Opinion: In CT and beyond, prioritize primary healthcare for all – The Connecticut Mirror

September 18, 2022
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The U.S. Dept. of Health and Human Services (DHHS) initiative to Strengthen Primary Health Care, launched in September 2021, aims to establish a federal foundation that supports advancement toward a goal state of the practice of primary health care. 
In its goal state, the practice of primary health care:
Foundational to strengthening primary health care is building trust between care providers and care recipients. Establishing and strengthening trust depends on the depth and duration of the interpersonal relationships created. Therapeutic relationships are built on a thorough and joint understanding of the factors in a patient’s life circumstances that contribute to health issues and an agreement on potential interventions and solutions to address these issues.
This approach will only truly be successful when enabled via multiple approaches in today’s healthcare culture. According to the World Organization of Family Doctors, the aim of effective family medicine, and in turn effective primary care, “is to promote personal, comprehensive and continuing care for the individual in the context of the family and the community.”
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Successful and equitable primary healthcare access across cultural, ethnic and sociodemographic features requires a robust primary healthcare workforce. According to 2020 data, an estimated 22% of clinicians in the U.S. choose a career in primary care.
The American Medical Association also found that “graduates of osteopathic schools disproportionately help to fill the gap in primary care.” According to the Canadian Medical Association 52% of physicians practice primary care. In Europe, many countries have much greater than 50% generalist physicians per 100,000 population, in some cases exceeding 70%, compared with 42% in the U.S. Our Canadian neighbors and our Western European allies surpass us in most if not all measures of health care quality and lifespan.
They have actively practiced what we have continued to downplay — that a variety of social, economic and political factors are behind America’s relatively low life expectancy at birth. These include the lack of universal health care, a poorly functioning public health system, insufficient federal drug oversight and unhealthy lifestyles that contribute to chronic illnesses. Promoting a robust primary care workforce absolutely requires widespread mentoring and role modeling by practicing primary care physicians.
Nearly 75% of primary care physicians — newly graduated and those already established — are now practicing in a hospital/healthcare system employment arrangement. The days of the independent primary care clinician are rapidly disappearing, primarily due to overwhelming administrative and insurance system burdens.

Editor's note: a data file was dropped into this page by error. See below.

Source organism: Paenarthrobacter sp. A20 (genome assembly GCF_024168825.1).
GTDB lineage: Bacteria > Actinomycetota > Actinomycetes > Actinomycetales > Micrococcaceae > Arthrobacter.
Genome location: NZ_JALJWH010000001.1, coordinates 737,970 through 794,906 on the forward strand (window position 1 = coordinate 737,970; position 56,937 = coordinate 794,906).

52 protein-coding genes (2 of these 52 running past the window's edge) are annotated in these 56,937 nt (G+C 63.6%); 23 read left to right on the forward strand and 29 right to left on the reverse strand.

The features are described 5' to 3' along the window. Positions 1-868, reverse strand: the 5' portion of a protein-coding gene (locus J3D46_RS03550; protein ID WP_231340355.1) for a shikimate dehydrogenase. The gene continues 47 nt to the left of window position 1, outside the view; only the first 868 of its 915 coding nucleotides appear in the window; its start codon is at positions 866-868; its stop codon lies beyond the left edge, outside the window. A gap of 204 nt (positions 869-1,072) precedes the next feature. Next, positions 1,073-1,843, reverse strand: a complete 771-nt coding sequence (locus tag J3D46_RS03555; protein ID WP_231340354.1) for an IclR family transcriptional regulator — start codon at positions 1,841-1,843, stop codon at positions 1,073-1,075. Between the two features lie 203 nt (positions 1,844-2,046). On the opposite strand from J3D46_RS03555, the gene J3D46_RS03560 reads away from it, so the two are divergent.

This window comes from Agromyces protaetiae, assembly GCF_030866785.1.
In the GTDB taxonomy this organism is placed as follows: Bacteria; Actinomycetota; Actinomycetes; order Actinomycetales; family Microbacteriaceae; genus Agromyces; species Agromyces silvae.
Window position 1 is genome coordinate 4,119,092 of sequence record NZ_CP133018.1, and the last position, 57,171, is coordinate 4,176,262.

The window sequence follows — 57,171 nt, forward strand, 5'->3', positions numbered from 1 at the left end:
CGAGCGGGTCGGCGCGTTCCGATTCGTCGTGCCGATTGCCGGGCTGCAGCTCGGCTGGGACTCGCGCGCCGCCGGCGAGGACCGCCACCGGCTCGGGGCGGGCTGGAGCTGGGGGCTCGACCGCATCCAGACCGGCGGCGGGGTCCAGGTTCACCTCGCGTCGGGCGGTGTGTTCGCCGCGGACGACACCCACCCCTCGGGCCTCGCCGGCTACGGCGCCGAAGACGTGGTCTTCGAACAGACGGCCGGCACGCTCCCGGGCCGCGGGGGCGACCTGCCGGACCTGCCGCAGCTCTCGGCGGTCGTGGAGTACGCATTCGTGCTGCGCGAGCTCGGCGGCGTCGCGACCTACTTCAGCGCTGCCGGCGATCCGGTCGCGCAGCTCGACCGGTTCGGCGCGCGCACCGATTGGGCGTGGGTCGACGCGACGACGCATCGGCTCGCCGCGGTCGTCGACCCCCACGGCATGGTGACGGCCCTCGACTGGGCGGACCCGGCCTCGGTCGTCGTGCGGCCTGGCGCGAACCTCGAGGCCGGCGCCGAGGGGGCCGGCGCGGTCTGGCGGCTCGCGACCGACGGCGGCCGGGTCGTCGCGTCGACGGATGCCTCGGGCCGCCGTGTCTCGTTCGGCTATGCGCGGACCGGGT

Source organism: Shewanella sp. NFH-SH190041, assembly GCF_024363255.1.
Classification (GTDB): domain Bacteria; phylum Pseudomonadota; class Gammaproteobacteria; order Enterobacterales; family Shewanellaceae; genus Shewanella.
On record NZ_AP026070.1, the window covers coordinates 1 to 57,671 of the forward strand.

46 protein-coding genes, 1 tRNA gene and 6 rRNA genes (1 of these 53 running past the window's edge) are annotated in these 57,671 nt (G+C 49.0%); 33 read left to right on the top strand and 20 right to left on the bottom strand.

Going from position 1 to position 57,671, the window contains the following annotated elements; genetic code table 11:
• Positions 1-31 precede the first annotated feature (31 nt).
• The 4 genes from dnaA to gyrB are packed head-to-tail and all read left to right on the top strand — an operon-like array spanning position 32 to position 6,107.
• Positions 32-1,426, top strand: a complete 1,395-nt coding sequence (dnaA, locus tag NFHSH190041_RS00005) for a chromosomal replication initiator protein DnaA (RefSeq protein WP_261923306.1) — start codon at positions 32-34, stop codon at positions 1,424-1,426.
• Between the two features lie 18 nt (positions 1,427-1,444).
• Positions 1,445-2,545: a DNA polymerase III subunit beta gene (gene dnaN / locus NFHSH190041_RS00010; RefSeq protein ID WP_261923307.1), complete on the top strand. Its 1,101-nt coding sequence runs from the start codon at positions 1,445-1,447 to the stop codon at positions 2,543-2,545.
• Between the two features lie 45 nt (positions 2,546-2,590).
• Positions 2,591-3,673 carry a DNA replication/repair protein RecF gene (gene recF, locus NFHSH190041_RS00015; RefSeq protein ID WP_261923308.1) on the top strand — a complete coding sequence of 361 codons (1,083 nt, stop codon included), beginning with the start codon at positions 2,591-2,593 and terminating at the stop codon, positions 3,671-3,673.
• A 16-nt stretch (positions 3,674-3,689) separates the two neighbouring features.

They are subject to wRVU quotas (The acronym wRVU refers to work relative value units. Here’s how it works: For every patient examination or procedure performed, a clinician receives a certain amount of work RVUs. Those wRVUs are then multiplied by a conversion factor, which is a specific dollar amount. That largely determines what a clinician earns. Numerous Quality Metric income incentives (percentage completion goals in areas of cancer screening, vaccinations, well visits and chronic disease management like diabetes demand attention). They are important, but when pushed too hard by the health systems that derive revenue from “hitting the predetermined benchmarks,” compete with essential role modeling/mentoring of medical students the skills needed (i.e. active listening) to build deep and enduring relationships with patients.
HHS needs to formalize an “educational” RVU system and payment mechanisms that, among other topics, encourage and support undergraduate medical student primary care mentoring/role modeling.
Newly graduated medical residents choosing to practice primary care have increasingly “siloed” their practices. In much of the country, gone are the broad scope practices where primary care clinicians deliver ambulatory, hospital inpatient and home visit care.
“SNF’ists, Intensivists and hospitalists” are now pervasive. This dramatically limits the clinician’s ability to truly “know” their patient. It has been proposed and often validated that 40-50% of individual patient behaviors (diet, level of exercise, tobacco use etc.) directly contribute to health outcomes and 20% are attributable to the individual’s social and physical environment.
The Social Determinants of Health (SDoH) are the conditions in the environments where people are born, live, learn, work, play, worship and age that affect a wide range of health, functioning and quality-of-life outcomes and risks. SDoH data networks like “Findhelp” and organizations like “Unite Us” are important, provide crucial links to SDoH local resources and need to be shared across the universe of healthcare providers and allied health professionals at all levels.